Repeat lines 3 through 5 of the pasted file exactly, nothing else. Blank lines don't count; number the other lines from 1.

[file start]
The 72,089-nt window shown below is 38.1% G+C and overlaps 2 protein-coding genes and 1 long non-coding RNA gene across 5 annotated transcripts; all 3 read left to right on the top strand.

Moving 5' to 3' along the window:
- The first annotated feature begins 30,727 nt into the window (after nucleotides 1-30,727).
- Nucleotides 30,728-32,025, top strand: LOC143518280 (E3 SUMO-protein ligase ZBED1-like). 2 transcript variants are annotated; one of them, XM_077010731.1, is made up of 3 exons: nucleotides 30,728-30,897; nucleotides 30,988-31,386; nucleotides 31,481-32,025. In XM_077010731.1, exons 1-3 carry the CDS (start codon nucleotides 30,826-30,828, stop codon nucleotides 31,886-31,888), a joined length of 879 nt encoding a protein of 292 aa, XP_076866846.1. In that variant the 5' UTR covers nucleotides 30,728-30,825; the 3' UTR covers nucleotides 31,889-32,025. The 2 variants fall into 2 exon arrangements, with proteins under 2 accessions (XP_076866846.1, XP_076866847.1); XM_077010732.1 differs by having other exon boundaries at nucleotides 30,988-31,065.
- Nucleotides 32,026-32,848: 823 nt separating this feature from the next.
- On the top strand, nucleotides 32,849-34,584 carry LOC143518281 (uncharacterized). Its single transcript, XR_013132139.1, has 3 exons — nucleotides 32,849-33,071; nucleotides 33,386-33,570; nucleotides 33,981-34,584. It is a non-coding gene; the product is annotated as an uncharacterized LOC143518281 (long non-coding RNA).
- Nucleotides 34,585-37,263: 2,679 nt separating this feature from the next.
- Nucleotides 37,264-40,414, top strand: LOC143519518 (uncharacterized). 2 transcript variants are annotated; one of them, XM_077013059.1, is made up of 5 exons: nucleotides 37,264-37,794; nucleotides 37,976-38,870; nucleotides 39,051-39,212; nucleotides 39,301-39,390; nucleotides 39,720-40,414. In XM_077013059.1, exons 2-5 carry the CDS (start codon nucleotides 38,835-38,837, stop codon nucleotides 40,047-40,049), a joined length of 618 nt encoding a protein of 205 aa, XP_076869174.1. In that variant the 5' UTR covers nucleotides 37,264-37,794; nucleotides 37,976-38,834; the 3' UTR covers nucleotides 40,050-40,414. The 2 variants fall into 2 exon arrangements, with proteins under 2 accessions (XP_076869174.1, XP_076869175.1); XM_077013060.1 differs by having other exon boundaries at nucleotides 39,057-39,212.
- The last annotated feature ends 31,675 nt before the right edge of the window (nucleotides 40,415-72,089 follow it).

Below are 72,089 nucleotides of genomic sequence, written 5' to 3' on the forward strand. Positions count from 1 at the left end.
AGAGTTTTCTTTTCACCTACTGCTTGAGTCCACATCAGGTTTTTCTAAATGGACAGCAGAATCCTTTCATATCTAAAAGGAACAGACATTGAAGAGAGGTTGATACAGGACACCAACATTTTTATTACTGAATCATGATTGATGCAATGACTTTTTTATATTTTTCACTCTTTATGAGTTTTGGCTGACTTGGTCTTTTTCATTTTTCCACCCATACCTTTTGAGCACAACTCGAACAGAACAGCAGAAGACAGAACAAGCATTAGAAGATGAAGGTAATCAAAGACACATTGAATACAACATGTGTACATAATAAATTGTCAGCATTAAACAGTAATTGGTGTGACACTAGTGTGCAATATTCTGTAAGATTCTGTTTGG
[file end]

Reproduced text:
- The first annotated feature begins 30,727 nt into the window (after nucleotides 1-30,727).
- Nucleotides 30,728-32,025, top strand: LOC143518280 (E3 SUMO-protein ligase ZBED1-like). 2 transcript variants are annotated; one of them, XM_077010731.1, is made up of 3 exons: nucleotides 30,728-30,897; nucleotides 30,988-31,386; nucleotides 31,481-32,025. In XM_077010731.1, exons 1-3 carry the CDS (start codon nucleotides 30,826-30,828, stop codon nucleotides 31,886-31,888), a joined length of 879 nt encoding a protein of 292 aa, XP_076866846.1. In that variant the 5' UTR covers nucleotides 30,728-30,825; the 3' UTR covers nucleotides 31,889-32,025. The 2 variants fall into 2 exon arrangements, with proteins under 2 accessions (XP_076866846.1, XP_076866847.1); XM_077010732.1 differs by having other exon boundaries at nucleotides 30,988-31,065.
- Nucleotides 32,026-32,848: 823 nt separating this feature from the next.